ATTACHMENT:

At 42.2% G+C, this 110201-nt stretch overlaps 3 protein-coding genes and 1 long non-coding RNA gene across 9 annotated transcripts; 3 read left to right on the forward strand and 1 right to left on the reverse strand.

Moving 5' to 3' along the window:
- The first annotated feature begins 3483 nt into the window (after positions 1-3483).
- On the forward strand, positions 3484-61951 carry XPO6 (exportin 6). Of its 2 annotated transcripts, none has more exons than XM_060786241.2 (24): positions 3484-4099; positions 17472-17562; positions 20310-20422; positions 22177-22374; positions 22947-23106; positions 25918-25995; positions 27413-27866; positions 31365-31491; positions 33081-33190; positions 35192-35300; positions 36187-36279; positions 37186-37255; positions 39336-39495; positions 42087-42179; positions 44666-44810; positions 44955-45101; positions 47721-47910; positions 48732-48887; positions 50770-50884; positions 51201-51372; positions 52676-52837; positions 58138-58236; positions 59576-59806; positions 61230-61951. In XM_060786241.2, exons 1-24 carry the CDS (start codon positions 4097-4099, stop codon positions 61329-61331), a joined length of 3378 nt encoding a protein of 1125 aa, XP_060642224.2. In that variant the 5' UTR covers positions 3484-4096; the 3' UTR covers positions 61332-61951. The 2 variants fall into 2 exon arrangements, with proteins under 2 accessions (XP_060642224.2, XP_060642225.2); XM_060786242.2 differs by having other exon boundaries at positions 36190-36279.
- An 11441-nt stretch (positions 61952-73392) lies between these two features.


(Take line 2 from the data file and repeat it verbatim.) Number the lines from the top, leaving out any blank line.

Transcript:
Moving 5' to 3' along the window: